Kitty Scully advises that only really hardy plants should be set outdoors this month —sowing indoors for transplanting later is the way to go.
Despite what UK gardening books may advise, there are very few crops that actually enjoy being planted outside in Ireland in March. Instead this is the month for preparing ground and sowing seeds indoors in plug trays for later transplanting next month.
That said there are a few seasonal stalwarts that can handle current ground temperatures and do best if direct sown outside now. Here are three of my chosen early sowers:
Early potatoes are a favourite crop among many a home grower and if you are short on space, these are possibly the only potatoes worth growing. Although they yield less than maincrops, Earlies will be out of the ground before blight season hits, thus freeing up space for follow-on crops in mid-summer such as leeks, kale or salads.
It is also true to say that the quintessential fresh-dug flavor of early potatoes is unmistakable compared to later season spuds. Chitted or not, now is the time to plant early potatoes and traditionally St Patricks day was the day for it.
Being a hungry crop, beds will benefit from a good helping of farmyard manure and plants will do best in deep loose friable soil. Earlies are grown at 30cm spacing each way, unlike later sown main-crops that demand to be planted at approximately 45cm each way.
There are lots of Early cultivars to choose from with Sharpes Express, Orla, Colleen and Maris Bard being some of my personal favourites. Potatoes are more or less a low maintenance crop.
Plants will need a regular hoe, earthing up and unless a severe drought hits, minimal watering is required. Once plants start to flower they are ready to harvest and Earlies are generally harvested as required, as they do not store well once lifted.
Another hardy crop, which I have mentioned before, and well worth sowing now is Jerusalem artichoke (Helianthus tuberosus). No relation to globe artichokes, these knobbly tubers are super easy to grow and will remain in the ground surviving hard frosts when most other vegetables are reduced to mush.
Tubers are planted much like potatoes about 30cm x 30cm apart and 15cm deep. Plants grow tall (up to 3m) so make sure to grow them in an area that is not subject to prevailing winds or in danger of shading neighbouring crops.
They do best when planted in blocks as opposed to straight lines and this minimizes the chance of their light inhibition of neighbouring crops.
There are many varieties to choose from but ‘Fuseau’ is a newish cultivar prized for its less knobbly tubers making it a lot easier to prepare compared to other cultivars.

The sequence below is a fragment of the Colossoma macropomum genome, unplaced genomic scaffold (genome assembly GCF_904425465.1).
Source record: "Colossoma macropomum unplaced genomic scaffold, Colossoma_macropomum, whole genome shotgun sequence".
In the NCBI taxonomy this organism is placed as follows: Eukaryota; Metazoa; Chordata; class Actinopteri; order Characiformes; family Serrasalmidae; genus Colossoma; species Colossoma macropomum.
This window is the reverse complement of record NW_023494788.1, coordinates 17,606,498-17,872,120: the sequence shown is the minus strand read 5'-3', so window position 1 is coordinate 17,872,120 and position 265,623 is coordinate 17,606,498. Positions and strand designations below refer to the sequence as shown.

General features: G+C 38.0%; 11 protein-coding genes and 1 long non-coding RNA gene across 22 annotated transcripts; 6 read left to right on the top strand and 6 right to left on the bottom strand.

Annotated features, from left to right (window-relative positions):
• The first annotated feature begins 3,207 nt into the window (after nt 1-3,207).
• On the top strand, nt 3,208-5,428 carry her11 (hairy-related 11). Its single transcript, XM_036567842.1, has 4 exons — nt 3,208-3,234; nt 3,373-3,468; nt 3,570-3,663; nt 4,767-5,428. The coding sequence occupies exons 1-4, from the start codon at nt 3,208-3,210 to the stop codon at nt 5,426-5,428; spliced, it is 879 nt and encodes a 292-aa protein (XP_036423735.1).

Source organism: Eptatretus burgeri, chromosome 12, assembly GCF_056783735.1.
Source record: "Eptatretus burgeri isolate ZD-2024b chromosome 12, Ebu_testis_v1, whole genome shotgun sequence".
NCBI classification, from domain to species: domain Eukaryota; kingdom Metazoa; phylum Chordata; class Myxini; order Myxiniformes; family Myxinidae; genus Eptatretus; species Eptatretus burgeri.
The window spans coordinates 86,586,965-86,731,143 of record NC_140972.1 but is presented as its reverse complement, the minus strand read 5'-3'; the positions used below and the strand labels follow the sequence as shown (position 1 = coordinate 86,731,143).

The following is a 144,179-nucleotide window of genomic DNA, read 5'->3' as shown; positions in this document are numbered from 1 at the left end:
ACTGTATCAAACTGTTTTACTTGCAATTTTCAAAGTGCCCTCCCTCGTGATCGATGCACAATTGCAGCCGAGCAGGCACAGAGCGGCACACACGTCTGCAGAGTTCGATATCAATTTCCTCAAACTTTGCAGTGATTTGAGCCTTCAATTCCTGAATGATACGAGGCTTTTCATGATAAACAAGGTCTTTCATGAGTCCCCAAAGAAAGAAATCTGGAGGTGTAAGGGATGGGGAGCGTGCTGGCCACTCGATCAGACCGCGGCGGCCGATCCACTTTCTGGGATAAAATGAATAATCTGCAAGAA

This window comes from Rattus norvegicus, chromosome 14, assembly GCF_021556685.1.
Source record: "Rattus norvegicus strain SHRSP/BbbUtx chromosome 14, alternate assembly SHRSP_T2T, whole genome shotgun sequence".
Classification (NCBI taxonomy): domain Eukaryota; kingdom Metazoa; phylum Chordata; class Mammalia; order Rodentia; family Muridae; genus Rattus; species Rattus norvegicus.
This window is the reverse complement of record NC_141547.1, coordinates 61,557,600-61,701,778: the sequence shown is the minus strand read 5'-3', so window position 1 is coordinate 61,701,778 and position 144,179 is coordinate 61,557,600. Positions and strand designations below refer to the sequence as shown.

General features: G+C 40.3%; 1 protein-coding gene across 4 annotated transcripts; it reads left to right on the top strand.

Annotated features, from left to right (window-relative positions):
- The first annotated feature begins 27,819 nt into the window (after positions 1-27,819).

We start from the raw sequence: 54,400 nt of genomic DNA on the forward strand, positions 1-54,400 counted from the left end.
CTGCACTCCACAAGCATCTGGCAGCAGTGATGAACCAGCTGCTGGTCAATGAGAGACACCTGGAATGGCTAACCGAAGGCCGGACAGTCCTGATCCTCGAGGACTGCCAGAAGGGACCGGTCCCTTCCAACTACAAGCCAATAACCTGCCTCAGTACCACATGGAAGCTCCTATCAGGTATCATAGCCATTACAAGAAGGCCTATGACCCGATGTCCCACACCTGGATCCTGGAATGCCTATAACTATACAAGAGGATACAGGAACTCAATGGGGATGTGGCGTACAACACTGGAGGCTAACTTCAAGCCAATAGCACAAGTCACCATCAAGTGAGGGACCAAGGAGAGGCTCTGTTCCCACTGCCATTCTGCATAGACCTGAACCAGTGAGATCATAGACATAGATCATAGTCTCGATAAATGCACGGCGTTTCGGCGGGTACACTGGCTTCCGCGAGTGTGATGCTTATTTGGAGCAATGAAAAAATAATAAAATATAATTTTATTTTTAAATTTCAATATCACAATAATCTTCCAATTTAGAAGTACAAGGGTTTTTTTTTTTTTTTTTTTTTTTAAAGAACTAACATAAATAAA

If you haven’t grown or eaten these tubers before, it is certainly worth trying a few but be warned, once in the ground they can be invasive and are nigh impossible to remove so can be treated as a perennial crop.
You may want to contain them in a raised bed less they become a nuisance weed. Plant now and harvest as needed from late autumn right through to the following spring.
Shallots sound a little bit posher than onions and it is no wonder that chefs go wild for them. As they are smaller than onions, shallots have a milder sweeter flavor and are even easier to grow.
Like their close relatives, shallots are grown from sets but they differ in the fact that each set multiplies to produce clusters of six to eight small bulbs that are harvested in exactly the same way.
They mature faster than onions and store longer and are planted and grown in the exact same way as onions, enjoying well dug fertile soil with sets pushed into the ground with tips just showing. Cover with fleece or netting to prevent birds wreaking havoc and pulling out freshly planted sets.
Space shallots 15cm apart in the row and 30cm between in rows. Like onions, shallots can also be raised from seed but sets certainly are the easiest quickest option for planting now. Shallots are an easy to grow crop and like onions they will require regular hoeing to keep competitive weeds at bay. Watering should not be an issue unless drought hits.
Harvest in midsummer when tops start to dry out and treat the same as onions. This year we are growing ‘Red Sun’ shallots in Airfield.
These are a high-yielding cultivar with large, round red-skinned bulbs prized for their mild and sweet flavor. ‘Banana Shallot’ with their elongated shape are another cultivar worth growing.
Other crops to direct sow now include broadbeans, onions and spring garlic which I will examine in detail next week.
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